Finally, a divorced individual will be eligible to elect spousal benefits upon reaching age 62 if the primary worker has also already filed for benefits. One exception allows the ex-spouse to receive benefits at or after age 62 regardless of whether the former spouse has started benefits as long as the marriage ended two or more years prior.


A widower age 60 or older may receive benefits on a deceased spouse’s record.  Additionally, a surviving divorced spouse may also receive benefits under certain circumstances. Many other individuals may be eligible under the survivor rule including widow/widowers caring for deceased’s children, unmarried children under a certain age, certain individuals who have a disability or are caring for an individual with a disability, stepchildren, grandchildren, adopted children, and parents who were financially dependent on the deceased for at least half of their support.

With such a complex system and various scenarios in which one can be eligible to receive benefits, it is recommended as best practice to contact both the Social Security Administration and your financial advisor for advice.


The simple step of setting up a My Social Security account online can help to avoid a great deal of future hassle. Though any individual can find out his or her benefit amount by calling in to the Social Security phone line, wait times are typically long. By setting up an online Social Security profile, you have instant access to a great deal of information including statements, earnings amounts, earnings years, and approximate benefit amounts. To set up a profile go to https://www.ssa.gov/myaccount/.
When it comes time to apply for benefits, there are three ways to do so:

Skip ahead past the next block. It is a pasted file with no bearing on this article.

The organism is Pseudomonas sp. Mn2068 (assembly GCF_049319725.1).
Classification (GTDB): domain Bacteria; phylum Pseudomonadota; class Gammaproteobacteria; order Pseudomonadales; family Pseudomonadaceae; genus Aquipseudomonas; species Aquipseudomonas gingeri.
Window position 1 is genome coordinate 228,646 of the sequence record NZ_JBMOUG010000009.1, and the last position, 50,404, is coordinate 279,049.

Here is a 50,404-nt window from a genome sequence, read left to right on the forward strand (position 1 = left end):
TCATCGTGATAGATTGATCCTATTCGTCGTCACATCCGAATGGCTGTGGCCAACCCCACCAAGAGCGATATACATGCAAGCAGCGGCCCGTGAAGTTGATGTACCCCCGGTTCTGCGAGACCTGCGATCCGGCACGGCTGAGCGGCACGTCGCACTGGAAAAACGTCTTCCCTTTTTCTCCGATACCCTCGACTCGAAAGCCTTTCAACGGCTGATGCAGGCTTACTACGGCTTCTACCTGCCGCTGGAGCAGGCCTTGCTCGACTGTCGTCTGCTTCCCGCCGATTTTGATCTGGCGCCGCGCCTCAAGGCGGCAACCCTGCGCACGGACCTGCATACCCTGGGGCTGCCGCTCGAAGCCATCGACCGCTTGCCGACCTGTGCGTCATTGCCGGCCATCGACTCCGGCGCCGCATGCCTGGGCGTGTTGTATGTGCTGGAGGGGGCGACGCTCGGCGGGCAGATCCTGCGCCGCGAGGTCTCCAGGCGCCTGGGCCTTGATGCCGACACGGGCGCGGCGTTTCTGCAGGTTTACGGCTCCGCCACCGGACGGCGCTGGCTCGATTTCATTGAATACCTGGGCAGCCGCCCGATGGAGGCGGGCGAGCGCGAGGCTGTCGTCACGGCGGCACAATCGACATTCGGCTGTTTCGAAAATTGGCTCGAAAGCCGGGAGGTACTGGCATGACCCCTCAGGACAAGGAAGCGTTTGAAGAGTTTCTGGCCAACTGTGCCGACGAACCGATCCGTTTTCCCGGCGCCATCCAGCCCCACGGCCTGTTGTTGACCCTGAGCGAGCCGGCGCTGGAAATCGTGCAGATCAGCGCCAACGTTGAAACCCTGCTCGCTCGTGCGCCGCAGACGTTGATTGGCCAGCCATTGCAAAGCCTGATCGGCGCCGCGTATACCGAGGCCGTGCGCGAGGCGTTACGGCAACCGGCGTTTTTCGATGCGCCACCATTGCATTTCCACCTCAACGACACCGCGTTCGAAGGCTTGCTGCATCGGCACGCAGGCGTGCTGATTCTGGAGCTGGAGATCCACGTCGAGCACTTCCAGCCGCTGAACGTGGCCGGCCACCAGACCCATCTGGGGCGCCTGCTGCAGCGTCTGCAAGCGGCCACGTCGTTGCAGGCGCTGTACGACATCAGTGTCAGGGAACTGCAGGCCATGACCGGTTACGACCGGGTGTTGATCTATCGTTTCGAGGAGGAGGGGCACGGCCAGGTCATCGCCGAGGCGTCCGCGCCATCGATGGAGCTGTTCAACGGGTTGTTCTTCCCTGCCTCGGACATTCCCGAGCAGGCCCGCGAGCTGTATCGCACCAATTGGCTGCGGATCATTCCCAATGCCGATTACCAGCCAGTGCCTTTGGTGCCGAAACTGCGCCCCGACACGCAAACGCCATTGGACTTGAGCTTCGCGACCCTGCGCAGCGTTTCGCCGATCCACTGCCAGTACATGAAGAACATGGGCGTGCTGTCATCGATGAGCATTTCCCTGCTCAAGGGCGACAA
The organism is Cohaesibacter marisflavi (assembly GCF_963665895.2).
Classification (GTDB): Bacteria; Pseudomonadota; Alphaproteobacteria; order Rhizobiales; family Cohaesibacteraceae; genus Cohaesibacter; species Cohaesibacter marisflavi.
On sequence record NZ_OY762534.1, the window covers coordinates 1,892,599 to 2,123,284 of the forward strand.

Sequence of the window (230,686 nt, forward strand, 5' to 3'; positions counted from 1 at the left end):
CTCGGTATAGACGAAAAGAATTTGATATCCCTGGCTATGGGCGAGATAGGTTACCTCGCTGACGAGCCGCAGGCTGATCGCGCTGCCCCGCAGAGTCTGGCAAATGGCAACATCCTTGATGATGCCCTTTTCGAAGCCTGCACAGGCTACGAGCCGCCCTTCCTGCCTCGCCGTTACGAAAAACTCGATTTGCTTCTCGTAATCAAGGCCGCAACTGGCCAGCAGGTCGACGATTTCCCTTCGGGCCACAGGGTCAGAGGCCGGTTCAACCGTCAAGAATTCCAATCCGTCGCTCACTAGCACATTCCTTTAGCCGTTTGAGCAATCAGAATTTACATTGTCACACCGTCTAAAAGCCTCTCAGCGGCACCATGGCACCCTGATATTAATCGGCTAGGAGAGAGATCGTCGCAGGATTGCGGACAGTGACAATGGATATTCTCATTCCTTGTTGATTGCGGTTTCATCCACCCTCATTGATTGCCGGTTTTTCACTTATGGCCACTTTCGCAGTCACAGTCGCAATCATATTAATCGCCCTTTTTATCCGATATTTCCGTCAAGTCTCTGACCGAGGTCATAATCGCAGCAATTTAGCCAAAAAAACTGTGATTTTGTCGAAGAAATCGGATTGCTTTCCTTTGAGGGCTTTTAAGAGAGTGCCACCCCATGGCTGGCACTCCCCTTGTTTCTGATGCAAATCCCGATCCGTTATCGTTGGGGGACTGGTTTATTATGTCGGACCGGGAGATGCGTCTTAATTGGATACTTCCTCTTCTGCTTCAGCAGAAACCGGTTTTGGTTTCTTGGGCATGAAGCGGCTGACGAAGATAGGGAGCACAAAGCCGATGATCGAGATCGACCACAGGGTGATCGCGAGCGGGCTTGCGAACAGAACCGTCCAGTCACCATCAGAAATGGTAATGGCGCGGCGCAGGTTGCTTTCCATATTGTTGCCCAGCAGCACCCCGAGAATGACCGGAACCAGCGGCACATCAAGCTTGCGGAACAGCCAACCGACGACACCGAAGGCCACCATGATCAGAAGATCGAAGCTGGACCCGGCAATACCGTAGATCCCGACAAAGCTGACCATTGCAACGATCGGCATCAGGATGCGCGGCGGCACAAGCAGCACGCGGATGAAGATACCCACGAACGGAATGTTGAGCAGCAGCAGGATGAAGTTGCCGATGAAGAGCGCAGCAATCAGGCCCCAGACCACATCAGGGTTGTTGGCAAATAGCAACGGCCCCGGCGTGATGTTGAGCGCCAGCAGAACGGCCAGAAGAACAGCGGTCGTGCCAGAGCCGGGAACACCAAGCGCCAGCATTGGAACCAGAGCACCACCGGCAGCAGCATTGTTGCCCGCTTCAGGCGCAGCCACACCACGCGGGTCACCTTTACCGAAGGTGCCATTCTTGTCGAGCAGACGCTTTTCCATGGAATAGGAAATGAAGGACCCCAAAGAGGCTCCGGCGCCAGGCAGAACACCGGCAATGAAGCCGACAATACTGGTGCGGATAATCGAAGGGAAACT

1. Apply online at https://secure.ssa.gov/iClaim/rib
  2. Call the Social Security Administration phone line at 1-800-772-1213
  3. Make an appointment with your local Social Security office

Things to consider when electing for Social Security benefits

Are you still working or considering working?

If an individual is still working and has not yet reached full retirement age, deferring is often the best option, since Social Security benefits are reduced after age 62 based on a tiered system of income levels. Those “held back” dollars are paid to individuals who start Social Security at a later date as an increase in benefit. However, an early claimer will continue to receive the permanently-reduced retirement benefit amount, even after the held back dollars are paid back.

Continuing to work also impacts your highest 35 years of earnings; additional high-income years can replace low earnings years resulting in higher average earnings, thus increasing the benefit.

Is it best to take benefits early at age 62, at full retirement age, or defer until 70?

Filing for retiree benefits earlier than an individual’s Full Retirement Age results in a permanently reduced benefit, while waiting until after Full Retirement Age grants a permanently increased benefit. As a general rule of thumb, deferring one’s benefit allows for a high guaranteed return without volatility. The individual’s cash flow, goals, assets, risk tolerance, and income must all be reviewed to properly analyze the best strategy for taking Social Security benefits.  Other important factors to consider are family health history, life expectancy, and affluence since the affluent tend to have greater access to a higher level of healthcare which often results in longer life expectancies. Your SYM advisor is well equipped to analyze these factors and guide you to a decision right for you.